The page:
After whose death the case was woondrously altered with the ambassador: for whereas both, in his owne conceit, and in all mens opinion els, he was in great forwardnes to haue growen a great man with the Emperor, what for the loue he bare to her Maiesty, and the particular liking he had of himselfe, he now fell into the hands of his great enemies, Mekita Romanouich and Andre Shalkan the chanceller, who, after the death of the Emperour, tooke the speciall gouernment upon themselues, and so presently caused the Ambassadour to be shut vp a close prisoner in his owne house, for the space of nine weeks, and was so straightly guarded and badly vsed by those that attended him, as he dayly suspected some further mischiefe to haue followed: for in this time there grew a great vprore in Mosco of nigh twenty thousand persons, which remembring that his enemies reigned, somewhat amazed the ambassadour, but yet afterwards the matter fell out against that great counsellor Bodan Belskoy, whom I noted before to be a speciall man in the old Emperors fauor: who was now notwithstanding so outragiously assaulted, as that he was forced to seeke the Emperors chamber for his safety, and was afterwards sent away to Cazan, a place he had in gouernment, fiue hundred miles from Mosco, where he hath remained euer since, and neuer as yet called againe to court, at which time the ambassador expected some such like measure, and prepared himselfe aswell as he could, for his defence: yet happily after this, was sent for to court, to haue his dispatch, and to take his leaue of the Emperor: whither being conducted (not after the woonted maner) and brought to the councell chamber, came to him onely Shalkan the chanceller and a brother of his, who without more adoe, tolde him for the summe of his dispatch, that this Emperour would not treat of further amity with the Queene his mistresse, then such as was betweene his late father and her, before his comming thither: and would not heare any reply to be made by the ambassadour, but presently caused both himselfe and all his company to be disarmed of their weapons; and go towards the Emperor. In which passage there were such outrages offered him as had he not vsed more patience then his disposition afforded him, or the occasion required, he had not in likelihood escaped with life, but yet at length was brought to the presence of the Emperour who sayd nothing to him, but what the chancellor had already done, but offered him a letter to carry to her Maiesty, which the ambassadour (for that he knew it conteined nothing that did concerne his ambassage) refused till he saw his danger grow too great: neither would the Emperour suffer the ambassadour to reply ought, nor well he could, for they had now of purpose taken away his interpretor, being yet vnwilling (as it seemed, and suspecting the ambassadours purpose) that the Emperor and other should know how dishonourably he had beene handled: The great friendship of L. Boris Pheodorouich. for there, was at that time, in that presence a noble braue gentleman, one Boris Pheodorouich Godenoe, brother to the Emperor that now is, who yet after the death or the Emperour did alwayes vse the ambassadour most honorably, and would very willingly haue done him much more kindnesse, but his authority was not yet, till the coronation of the Emperor: but notwithstanding he sent often vnto him, not long before his departure, and accompanied his many honourable fauours with a present of two faire pieces of cloth of golde, and a tymber of very good sables: and desired that as there was kindnesse and brotherhood twixt the Emperor and her Maiesty, so there might be loue and brotherhood twixt him and the Ambassadour. Sauing from this man, there was now no more fauour left for the ambassadour in Moscouia: for the chanceller Shalkan had now sent him word that the English Emperor was dead: he had now nothing offered him but dangers and disgraces too many, and a hasty dispatch from the Mosco, that he might not tary the coronation of the new Emperour: offences many in his preparation for his long iourney, onely one meane gentleman appointed to accompany him to the sea side, expecting daily in his passage some sudden reuenge to be done vpon him, for so he understood it was threatned before his comming from the Mosco, and therefore with resolution prouided by all the meanes he might, by himselfe and his seruants for his defence (for now was his danger knowen such, as the English merchants did altogether leaue him, although he commanded them in her Maiesties name to accompany him) that if any such thing should happen to be offered him, as many of them as he could that should offer to execute it, should die with him for company: which being perceiued was thought to make his passage the safer. So afterward being driuen to disgest many iniuries by the way, at length he recouered S. Nicholas, where remembring his vnfortunate losse of the old Emperor and his ill vsage since then at the Mosco, he being forced to take a bare letter for the summe of his dispatch, conteyning nothing of that he came for, and the poore and disgraceful present sent him (in the name of the Emperour) in respect of that that was meant him by the old Emperor, knowing all these to be done in disgrace of her Maiestie and himselfe, determined now to be discharged of some part of them in such sort as he could, and so prouiding as he might to preuent his danger, in getting to his shippe, furnishing and placing his men to answere any assault that should be offered him, after he had bidden farewell to the vncourteous gentleman that brought him thither, by three or foure of the valiantest and discreetest men he had, he sent to be deliuered him or left at his lodging, his maisters weake letter, and worsse present, and so afterwards happily (though hardly) recouered his ship in safetie, although presently afterwards, there was great hurly burly after him, to force him to receiue the same againe, but failed of their purpose. So came the ambassadour from S. Nicholas the twelfth day of August, and arriued at Grauesend the twelfth of September following, and attended her Maiestie at the court at Otelands, where, after hauing kist her Maiesties hands, and deliuered some part of the successe of his ambassage, he presented her an Elke or Loshe, the Red deere of the countrey, and also a brace of Raine deare, Buck and Doe, both bearing very huge hornes: they in her Maiesties presence drew a sled and a man vpon it, after the maner of the Samoeds, a people that inhabite in the Northeast from Russia and were that yeere come ouer the sea in the winter season vpon the yce, in their sleds, drawen with these deere into Russia, where the ambassadour bought of them seuenteene, whereof he brought nine aliue into Kent.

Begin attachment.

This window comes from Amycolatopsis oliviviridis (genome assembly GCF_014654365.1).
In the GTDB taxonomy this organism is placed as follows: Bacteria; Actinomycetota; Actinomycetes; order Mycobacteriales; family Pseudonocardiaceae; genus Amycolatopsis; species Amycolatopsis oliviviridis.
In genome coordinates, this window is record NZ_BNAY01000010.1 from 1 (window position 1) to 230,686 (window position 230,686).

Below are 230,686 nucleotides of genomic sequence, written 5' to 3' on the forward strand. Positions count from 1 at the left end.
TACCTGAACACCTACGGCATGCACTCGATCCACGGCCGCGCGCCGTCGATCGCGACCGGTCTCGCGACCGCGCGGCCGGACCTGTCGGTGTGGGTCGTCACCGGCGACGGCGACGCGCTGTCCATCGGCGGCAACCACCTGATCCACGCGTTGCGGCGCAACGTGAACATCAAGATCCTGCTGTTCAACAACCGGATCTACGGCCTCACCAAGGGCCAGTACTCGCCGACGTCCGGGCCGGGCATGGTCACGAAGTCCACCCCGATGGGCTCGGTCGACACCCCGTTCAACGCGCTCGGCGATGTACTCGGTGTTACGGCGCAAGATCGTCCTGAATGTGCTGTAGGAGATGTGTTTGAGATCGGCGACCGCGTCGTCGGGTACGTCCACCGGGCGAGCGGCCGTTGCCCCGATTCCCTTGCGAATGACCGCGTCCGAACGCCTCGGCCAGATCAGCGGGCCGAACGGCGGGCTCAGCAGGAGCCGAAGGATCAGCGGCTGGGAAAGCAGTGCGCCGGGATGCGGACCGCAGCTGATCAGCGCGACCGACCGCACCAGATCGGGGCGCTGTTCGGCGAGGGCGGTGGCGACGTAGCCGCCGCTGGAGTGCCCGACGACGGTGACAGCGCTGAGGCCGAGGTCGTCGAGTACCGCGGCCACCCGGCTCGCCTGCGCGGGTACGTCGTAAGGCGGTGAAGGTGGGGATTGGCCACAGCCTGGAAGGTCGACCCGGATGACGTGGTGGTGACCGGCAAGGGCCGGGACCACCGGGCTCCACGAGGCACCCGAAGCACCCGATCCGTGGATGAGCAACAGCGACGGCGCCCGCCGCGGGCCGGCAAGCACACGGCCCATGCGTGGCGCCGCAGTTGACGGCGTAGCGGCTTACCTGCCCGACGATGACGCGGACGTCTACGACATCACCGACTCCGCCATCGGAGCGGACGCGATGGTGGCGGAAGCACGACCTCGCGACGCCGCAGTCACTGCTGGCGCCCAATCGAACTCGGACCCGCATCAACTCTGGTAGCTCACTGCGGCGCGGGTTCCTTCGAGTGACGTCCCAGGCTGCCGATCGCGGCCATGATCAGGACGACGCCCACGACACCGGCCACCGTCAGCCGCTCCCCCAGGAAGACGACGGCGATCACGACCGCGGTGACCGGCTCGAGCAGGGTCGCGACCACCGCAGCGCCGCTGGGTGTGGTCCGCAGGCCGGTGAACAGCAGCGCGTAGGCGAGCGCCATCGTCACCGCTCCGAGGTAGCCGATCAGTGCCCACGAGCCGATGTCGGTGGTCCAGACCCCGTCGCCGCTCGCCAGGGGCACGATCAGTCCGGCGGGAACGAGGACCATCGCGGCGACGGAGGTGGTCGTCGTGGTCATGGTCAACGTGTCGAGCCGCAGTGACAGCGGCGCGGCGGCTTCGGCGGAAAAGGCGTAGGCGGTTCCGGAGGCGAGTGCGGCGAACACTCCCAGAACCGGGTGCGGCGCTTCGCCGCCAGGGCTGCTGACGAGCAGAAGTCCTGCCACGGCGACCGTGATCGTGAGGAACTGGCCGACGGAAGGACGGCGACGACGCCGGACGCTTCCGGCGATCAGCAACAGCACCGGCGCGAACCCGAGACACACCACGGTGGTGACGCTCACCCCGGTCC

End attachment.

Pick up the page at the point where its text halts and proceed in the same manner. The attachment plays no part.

Last updated Monday, December 22, 2014 at 10:51